When I noticed Spotify’s “Life Sucks” playlist, I had to wonder “What the hell is that all about?” and I just had to click on it, even though I knew I was giving in to Spotify’s evil plan. But it turned out to yield a wonderful discovery: “Supermarket Flowers” by Ed Sheeran (from Divide, 320kbps Ogg Vorbis, Atlantic/Spotify). I didn’t know the tune, but like everyone else with access to a radio or TV, I do know Sheeran’s voice, and I was impressed at how uncolored it sounded through the M650s, which kept his vocals close and intimate. I was even more impressed, though, at the M650s’ ability to throw a big soundstage while maintaining precise imaging. The contrasts on this tune, heard through the M650s, were enthralling. The piano sounded like it does if you raise the lid and stick your head right above the hammers. The background singers sounded very ambient, as if they were surrounding Sheeran in a large, reverberant space. The soft, deep bass tones that came in later maintained their subtlety; many headphones would have elevated their level to the point where they obscured the voices. The M650s let me hear what a nice production and a great song this is -- and I’m no Sheeran fan. To me, this is exactly what a good set of headphones should do.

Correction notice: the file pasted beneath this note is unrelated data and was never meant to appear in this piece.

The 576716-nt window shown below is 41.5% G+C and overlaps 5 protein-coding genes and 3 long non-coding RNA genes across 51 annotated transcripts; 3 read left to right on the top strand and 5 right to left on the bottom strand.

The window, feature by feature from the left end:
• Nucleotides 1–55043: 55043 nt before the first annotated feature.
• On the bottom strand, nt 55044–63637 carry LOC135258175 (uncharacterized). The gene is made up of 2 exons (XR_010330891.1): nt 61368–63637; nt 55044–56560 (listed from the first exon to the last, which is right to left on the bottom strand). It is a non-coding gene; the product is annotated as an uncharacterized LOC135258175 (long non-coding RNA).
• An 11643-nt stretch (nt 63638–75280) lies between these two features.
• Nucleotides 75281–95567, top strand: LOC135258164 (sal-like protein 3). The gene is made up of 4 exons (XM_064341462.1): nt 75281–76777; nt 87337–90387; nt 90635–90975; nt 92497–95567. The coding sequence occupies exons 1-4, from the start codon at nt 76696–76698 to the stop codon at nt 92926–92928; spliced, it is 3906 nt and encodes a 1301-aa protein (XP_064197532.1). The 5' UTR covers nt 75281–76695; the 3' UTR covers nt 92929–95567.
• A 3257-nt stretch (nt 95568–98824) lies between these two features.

“Pennies from Heaven” by Frank Sinatra and Count Basie (from The Complete Reprise Studio Recordings, 320kbps Ogg Vorbis, Reprise/Spotify) is sort of like a hybrid of the Sheeran recording and vocalist-saxophonist Camille Thurman’s new Waiting for the Sunrise -- with Sinatra’s vocals close up at center stage, but the instruments spread out all over the place. Again, I heard very little coloration in the voice, as the tune started with just Sinatra, accompanied by Basie on piano. I loved the way the M650s allowed the positioning of all the instruments to be heard easily: bass and piano on left, drums and horn section on right, with a killer tenor solo coming in from left midway through the tune. After comparison with some other headphones, I came to the conclusion that the M650s might have a slight emphasis in the mid-treble, which made Sinatra’s voice and the sax solo sound a little bit bright. Yet that same slight brightness seemed to contribute to the huge sense of space I heard, and it was well balanced by the bass -- and almost magically, the prominence of the bass and treble did not in any way bury the midrange.